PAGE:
People who undertake foreign interference activities may not be easily identifiable, and it may not be obvious they are acting on behalf of a foreign power.

These people seeking to conduct acts of foreign interference could attempt to create a sense of personal connection with, and obligation from, an individual which they can then use to coerce or influence decisions in their favor.

This is often done by engaging in activities to make targeted individuals feel a sense of obligation or indebtedness, such as providing:

  • gifts
  • donations
  • expenses-paid travel
  • facilitated immigration processes
  • networking opportunities
  • preferential access to senior officials or businesspeople who are located in the target country or in their home country
  • seminars, study tours, business inspections or similar opportunities.

While these activities are a natural part of our society’s interactions, they can be used as part of foreign interference attempts.

They might continue for long periods without a direct request for assistance or active coercion. However as the sense of obligation grows so does the potential for harm.

A foreign power seeking to undertake foreign interference may deploy any number of more confrontational methods to exploit or create vulnerabilities including:

  • exploiting personal, family, financial or business interests
  • exploiting an individual’s poor security practices
  • obtaining, or manufacturing a situation to obtain, compromising material
  • crafting romantic relationships to obtain privileged information.

Potential warning signs of interactions and relationships transitioning to foreign interference could include:

  • reduced transparency such as requests to transition to less open or more informal forms of communication or to reduce potential public oversight of an engagement
  • a relationship being ongoing and privileged to the exclusion of sections of the community
  • a suggested or implied quid pro quo
  • attempts to hide a relationship or interaction
  • a request, suggestion or pressure to influence others to take a particular position.​

Russian interference in the democratic processes of the European Union

1. Russia has used several methods of interference, including trying to weaken and divide the EU’s Member States, trying to influence European political parties, mostly on the far right, and trying to destabilize the EUs neighboring countries;

2. Russia has for several years been carrying out disinformation campaigns across both traditional media outlets and social media platforms, cyberattacks, elite capture and attacks, which also sought to prepare the ground for its aggression against Ukraine;

3. Several investigations have revealed that electoral rules have been breached or circumvented, in particular the existing provisions on the transparency of election campaign financing with allegations of covert funding from third country sources, notably from Russia;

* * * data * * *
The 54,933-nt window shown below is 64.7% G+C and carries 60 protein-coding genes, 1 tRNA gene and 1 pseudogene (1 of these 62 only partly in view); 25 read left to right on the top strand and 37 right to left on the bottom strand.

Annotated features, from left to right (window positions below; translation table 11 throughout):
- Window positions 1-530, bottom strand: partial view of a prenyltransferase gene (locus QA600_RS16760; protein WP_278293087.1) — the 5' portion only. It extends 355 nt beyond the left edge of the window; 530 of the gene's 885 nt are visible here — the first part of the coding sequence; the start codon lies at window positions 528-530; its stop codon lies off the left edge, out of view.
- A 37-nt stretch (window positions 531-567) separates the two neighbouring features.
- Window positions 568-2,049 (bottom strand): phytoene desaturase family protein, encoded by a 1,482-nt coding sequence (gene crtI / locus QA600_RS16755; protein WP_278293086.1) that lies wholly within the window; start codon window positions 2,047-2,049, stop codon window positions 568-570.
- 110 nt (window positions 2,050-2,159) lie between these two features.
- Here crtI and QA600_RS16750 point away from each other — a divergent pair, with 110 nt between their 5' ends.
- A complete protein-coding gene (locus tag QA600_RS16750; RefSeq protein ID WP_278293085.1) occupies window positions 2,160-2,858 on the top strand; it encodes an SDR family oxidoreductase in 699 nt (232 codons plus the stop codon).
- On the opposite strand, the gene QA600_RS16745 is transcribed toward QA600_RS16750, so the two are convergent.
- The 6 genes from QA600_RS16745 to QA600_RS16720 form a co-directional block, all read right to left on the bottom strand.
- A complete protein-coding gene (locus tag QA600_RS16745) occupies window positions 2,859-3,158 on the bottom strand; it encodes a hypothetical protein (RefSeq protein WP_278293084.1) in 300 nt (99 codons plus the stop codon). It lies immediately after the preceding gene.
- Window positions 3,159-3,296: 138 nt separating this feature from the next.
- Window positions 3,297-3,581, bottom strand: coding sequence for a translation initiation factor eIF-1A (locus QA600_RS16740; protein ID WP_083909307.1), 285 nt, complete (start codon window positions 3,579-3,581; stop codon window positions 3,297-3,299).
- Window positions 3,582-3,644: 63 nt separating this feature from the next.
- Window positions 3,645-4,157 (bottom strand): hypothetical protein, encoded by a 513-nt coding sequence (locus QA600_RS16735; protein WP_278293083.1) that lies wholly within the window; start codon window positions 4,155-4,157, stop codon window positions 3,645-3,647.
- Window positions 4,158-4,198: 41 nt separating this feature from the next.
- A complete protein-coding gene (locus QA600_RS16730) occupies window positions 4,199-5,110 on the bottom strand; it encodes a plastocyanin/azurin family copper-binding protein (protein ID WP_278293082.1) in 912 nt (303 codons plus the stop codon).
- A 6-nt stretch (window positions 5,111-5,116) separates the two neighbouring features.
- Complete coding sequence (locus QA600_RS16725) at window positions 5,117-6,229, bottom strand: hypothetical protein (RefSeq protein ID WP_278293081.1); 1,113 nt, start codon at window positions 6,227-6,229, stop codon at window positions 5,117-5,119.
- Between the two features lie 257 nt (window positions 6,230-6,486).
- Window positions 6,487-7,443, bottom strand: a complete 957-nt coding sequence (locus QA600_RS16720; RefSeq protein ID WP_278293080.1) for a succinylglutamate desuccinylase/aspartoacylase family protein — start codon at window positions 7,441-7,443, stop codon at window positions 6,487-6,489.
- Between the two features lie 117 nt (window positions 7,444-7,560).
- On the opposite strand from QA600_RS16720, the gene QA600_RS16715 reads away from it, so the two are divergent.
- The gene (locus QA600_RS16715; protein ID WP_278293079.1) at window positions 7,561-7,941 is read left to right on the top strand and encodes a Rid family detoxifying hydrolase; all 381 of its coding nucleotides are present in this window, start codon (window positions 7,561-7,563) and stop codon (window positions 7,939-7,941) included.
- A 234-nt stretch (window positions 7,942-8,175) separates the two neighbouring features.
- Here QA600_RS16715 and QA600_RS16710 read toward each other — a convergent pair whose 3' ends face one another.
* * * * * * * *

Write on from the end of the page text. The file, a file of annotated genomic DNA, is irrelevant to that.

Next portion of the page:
4. Recent press sources have unveiled allegations that a Member of the European Parliament was working on behalf of the Russian Federal Security Service (FSB); and there are other claims and suspicions about more Russian agents in the European Parliament;

5. Russia still has considerable influence in the Western Balkans, notably in Serbia and Republica Srpska, one of the entities of Bosnia-Herzegovina, where it has the power to interfere in regional attempts at reconciliation, integration and reform towards democratization;

6. Funding from outside the EU of political activities and politicians within the European Union before and after 24 February 2022, in particular from Russia, continues to be revealed and poses a risk for the integrity of democratic processes in the EU Member States and requires thorough investigation;

7. Instances of (Foreign Information Manipulation and Interference ( FIMI) attacks on EU and national institutions have increased following the start of Russia’s war of aggression against Ukraine;

8. Continual unveiling of evidence of Russian interference in the run-up to all major national and European elections, as highlighted in the final reports of its special committees on Foreign Interference in all Democratic Processes in the European Union, including Disinformation (INGE and INGE2);

9. Russia’s aggression against Ukraine has exposed the extent of foreign manipulation of information and information threats to the EU and its immediate neighborhood, namely the Western Balkans and Eastern Partnership countries:

10.Russia has connections with several political parties and politicians in the EU; and even in the case where the law limits the sources of political funding, Russian actors have found ways to circumvent them and offered support to their allies by taking out loans with foreign banks (such as in the case of the National Front party in 2016), purchase and commercial agreements (such as in the allegations reported by Der Spiegel and Süddeutsche Zeitung on 17 May 2019 about the FPÖ party and by Buzzfeeds and L’Espresso on 10 July 2019 about Lega per Salvini premier), and facilitation of financial activities (as reported by the British press about the Leave.eu campaign);

11. Much Russian interference favor anti-EU, extremist and populist candidates;




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